Industry insiders share their thoughts.
One thing that has improved is branding - labels have upped their game on logos. We deal with a lot of short-order labels at a lower price point, so fabric quality isn’t necessarily the priority. Finishing is often poor, even as far as brands’ own sewn-in labels not being sewn in properly. I wouldn’t say it’s now significantly worse, although some brands have gone downhill. Others such as Sugarhill Boutique (pictured) have kept it level.
Quality in mid-market to higher-end brands has been fairly consistent but with fast fashion you can get incorrect washes or poor stitching. It’s something we’re used to. With the turnaround being so quick now, it’s a fight against the clock for brands and sometimes quality is compromised, but some like TFNC (pictured) still make it work, with few returns or damages.
In the past 12 years, the quality of young fashion and in particular fast-fashion brands has improved to unbelievable levels. Brands such as Vero Moda (pictured) and Bellfield are better than the high street and it is amazing how quickly they turn out new items. We’ve come to expect quality - young fashion used to be on a par with market trader levels of product.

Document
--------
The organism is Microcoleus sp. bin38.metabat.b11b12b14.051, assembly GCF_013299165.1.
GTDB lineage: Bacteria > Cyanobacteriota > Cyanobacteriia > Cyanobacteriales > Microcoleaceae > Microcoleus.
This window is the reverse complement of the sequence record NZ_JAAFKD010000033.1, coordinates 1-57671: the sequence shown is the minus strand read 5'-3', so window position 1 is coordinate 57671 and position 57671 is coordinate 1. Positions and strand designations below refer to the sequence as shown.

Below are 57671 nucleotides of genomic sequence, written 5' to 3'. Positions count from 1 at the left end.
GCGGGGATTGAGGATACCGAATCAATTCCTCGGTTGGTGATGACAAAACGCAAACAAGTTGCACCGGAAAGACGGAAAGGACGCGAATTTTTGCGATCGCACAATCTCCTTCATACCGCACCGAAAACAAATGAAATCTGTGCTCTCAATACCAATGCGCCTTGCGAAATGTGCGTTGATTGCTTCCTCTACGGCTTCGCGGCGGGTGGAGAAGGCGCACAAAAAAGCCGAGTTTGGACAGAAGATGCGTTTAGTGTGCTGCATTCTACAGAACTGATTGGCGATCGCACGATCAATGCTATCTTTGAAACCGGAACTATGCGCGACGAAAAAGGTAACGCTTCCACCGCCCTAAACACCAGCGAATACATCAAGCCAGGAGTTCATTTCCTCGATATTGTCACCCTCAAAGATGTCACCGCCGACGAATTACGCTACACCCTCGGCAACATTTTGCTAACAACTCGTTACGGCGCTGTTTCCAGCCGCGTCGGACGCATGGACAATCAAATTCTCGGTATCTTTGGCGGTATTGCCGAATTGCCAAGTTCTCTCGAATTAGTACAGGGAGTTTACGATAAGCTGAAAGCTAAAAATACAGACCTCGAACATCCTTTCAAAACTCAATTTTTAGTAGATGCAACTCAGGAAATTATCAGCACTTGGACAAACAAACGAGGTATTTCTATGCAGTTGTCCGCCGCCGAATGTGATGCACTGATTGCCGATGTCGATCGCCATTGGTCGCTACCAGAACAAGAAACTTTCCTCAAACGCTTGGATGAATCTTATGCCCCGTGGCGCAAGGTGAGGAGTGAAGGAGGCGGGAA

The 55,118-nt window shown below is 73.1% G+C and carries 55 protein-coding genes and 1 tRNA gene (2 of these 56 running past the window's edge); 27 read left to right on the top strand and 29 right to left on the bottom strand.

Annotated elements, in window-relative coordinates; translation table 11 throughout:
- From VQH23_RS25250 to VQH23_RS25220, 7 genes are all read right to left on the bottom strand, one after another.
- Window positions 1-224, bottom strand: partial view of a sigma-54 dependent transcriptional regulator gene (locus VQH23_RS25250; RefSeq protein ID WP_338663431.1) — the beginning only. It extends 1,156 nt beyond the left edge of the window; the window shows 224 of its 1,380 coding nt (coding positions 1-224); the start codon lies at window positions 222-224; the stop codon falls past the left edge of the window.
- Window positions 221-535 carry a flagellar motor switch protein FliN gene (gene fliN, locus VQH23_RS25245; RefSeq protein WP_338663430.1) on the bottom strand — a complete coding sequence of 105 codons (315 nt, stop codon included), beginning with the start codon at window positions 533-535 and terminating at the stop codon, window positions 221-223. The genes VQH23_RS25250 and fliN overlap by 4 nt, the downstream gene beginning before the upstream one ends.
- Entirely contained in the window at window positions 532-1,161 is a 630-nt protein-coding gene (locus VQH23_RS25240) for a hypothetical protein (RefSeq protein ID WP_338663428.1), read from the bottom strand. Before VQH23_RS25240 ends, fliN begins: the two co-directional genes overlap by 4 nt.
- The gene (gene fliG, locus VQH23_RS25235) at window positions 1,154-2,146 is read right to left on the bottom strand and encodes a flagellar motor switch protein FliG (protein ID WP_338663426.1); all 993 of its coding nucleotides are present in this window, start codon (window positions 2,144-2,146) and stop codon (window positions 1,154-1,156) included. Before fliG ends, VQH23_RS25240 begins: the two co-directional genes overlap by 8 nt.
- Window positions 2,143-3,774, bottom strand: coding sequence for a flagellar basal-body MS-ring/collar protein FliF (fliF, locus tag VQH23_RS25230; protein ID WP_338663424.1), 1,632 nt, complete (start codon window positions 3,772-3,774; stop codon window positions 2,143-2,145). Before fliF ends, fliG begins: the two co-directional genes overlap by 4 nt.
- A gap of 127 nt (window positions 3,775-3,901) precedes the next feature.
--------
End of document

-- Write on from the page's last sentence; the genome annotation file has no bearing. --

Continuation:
Now the design and workmanship is excellent: hems are straight, buttons secure and threads aren’t loose.
Some of the higher-end brands have gone down in quality. It’s obvious with pieces brands repeat each season if they change suppliers and go with a cheaper one. Brands are cutting overheads and that is coming through. Fits are generally still good and we’re careful with that. One thing we’ve noticed is that sometimes when garments come folded it’s impossible to steam the creases out of them and that’s down to fabric quality. One brand that has been great for quality this season is 7 For All Mankind (pictured).